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Sumatra: Charity rescues orangutans left orphaned by the Palm Oil Industry

With a stern expression, this huge male orangutan stares out from behind bars in the cage where he lives

[This article was written for Barcroft Media and published in National Geographic, The Telegraph, The Daily Mail, Science Magazine, The Guardian, CNBC, The Sunday Post, The Mirror]

Tragically the metal enclosure being used to house him is necessary because it causes him the least distress.

As a rescued illegal pet, being behind bars is all he knows and the staff at the Sumatran Orangutan Conservation Program caring for him are trying to make him feel comfortable.

Another young orangutan has a brighter future. Also behind bars, this one has a chance of survival in the wild because animal workers will attempt to release him.

The next steps for SOCP are to save the Leuser Ecosystem in Sumatra – an area of forest located in the provinces of Aceh and North Sumatra. Their aim is to ensure that the orangutans have some hope as the conservation also continues to provide a sanctuary for those displaced.

Once home to scores of orangutans, this series of photographs show why the island that was once called the “Emerald of the Equator” isn’t anymore – with images exposing the illegal deforestation and scarred wasteland.

Professional wildlife photographer, Jami Tarris travelled to Sumatra to spend time with the orangutans orphaned and saved from being sold illegally as pets as a result of the soaring demand for Palm Oil.

“With the help of the SOCP, I was able to use a drone to photograph aerials of the palm plantations and the forest damage adjacent to national parks and primary forests.

“The Palm Oil industry is a very controversial and dangerous topic in Indonesia and during my trip to Sumatra I was urged not to let others know that I was a photographer.”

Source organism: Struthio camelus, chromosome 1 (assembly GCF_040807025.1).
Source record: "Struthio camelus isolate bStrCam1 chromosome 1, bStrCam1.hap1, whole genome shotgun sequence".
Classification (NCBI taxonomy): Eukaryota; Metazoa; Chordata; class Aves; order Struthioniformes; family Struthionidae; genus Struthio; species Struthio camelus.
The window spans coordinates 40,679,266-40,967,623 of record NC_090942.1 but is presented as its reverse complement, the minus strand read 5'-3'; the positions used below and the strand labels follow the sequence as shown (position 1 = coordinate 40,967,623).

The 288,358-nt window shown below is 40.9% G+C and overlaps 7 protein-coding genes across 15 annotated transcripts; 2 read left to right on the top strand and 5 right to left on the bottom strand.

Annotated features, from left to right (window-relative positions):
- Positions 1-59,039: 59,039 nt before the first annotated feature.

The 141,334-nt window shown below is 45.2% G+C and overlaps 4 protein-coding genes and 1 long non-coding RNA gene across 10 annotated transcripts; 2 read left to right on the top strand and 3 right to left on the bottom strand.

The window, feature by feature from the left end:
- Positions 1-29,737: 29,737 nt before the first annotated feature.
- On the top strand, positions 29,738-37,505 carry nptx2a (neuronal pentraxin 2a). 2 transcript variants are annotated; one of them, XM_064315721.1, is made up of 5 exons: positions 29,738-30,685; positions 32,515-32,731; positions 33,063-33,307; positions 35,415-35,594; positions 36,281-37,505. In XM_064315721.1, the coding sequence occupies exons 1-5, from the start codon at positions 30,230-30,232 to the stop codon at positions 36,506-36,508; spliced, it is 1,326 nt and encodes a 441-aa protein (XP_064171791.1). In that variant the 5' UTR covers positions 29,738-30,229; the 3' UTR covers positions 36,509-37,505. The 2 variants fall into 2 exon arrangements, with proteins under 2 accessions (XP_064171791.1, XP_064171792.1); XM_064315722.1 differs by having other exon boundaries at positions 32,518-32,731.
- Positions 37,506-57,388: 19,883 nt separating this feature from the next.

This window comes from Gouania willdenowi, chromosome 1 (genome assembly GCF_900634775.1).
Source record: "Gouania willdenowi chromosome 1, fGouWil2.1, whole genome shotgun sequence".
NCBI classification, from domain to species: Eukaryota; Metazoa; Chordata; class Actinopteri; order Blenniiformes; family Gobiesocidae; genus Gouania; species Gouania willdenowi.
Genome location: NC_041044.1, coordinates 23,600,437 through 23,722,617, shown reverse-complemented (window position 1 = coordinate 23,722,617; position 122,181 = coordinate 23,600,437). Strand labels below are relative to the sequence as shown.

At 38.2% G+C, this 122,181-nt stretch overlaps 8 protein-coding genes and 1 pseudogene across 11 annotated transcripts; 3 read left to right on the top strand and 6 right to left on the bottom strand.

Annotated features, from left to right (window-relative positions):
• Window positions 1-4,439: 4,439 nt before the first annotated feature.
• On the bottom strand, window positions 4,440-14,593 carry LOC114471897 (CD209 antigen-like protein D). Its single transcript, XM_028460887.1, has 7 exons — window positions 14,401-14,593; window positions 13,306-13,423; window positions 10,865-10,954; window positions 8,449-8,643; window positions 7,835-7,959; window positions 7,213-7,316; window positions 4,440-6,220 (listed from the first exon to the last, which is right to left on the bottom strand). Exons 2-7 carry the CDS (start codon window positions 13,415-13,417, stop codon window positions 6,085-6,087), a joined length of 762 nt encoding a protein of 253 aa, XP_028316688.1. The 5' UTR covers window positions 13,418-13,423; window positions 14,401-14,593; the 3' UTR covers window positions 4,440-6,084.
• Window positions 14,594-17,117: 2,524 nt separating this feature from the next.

With the help of the Sumatran Orangutan Conservation Program and Dr. Ian Singleton, during Jami’s visit to Sumatra in November to December of 2015, she was able to spend time and photograph three orphaned baby orangutans.

Jami said: “Two days before I arrived in Sumatra, three infant orangutans were in the back seat of a car being driven down to Southern Sumatra by two men who were going to illegally sell them as pets.

“We are losing these beautiful animals and it won’t take long for this to happen at the current rate.

“It is a tragedy and this story needs to reach all households so that we stop the demand for a product that is rapidly destroying the home of the orangutan and many other animals.”

Dr Ian Singleton, the director of SOCP said: “The Palm Oil plantations are now threatening the few remaining forest areas that are still left, the remaining flatter and lower altitude areas are were the orangutans need to be, and so whilst we’re not yet losing all of the remaining forests, the critically important low lands are massively under threat.”

“Over the past 20 years, an astonishing 190 square miles have been cleared to make way for palm oil.”

The cheap oil is found in many supermarket products and widely used in foods, cosmetics, and household cleaning products. The Palm Oil business brings jobs and development to Indonesia which is the world’s largest supplier. However, it comes at a price as Dr Singleton and the IUCN website states that there has been an 85% loss of orangutans in Sumatra since 1900.

Dr Ian Singleton said: “Clearing by fire is an illegal process as forests should be cleared manually.

“People have been confiscating illegal pet orangutans since the early 1970s, and if you count the number that have gone into rescue centres since then its at least 3000.

“I only know of a handful of prosecutions and all of those have been in the last five years – so this is very much still the tip of the iceberg, and I hope there will be a big change in law enforcement against wildlife crime.”

“When the forests are being destroyed, there are often orangutans in the trees being cut. When they kill a mother in a tree, the baby is often taken by the poachers and sold into the illegal pet trade for income.”

Dr Singleton said: “We have a moral obligation to save as many species as we can, orangutans have just as much right to be here as we do.”

To view the full set of images, visit:


KeiKei is a London-based award-winning journalist and videographer with a degree in Broadcast Media and Journalism from the University of the West of Scotland and an extensive reporting background in news, entertainment, travel, and lifestyle.

KeiKei has travelled the globe interviewing, reporting and reviewing. Her work has been published in worldwide media outlets including, The New York Post, The Guardian, The Mirror, The Daily Mail, National Geographic and Conde Nast publications.


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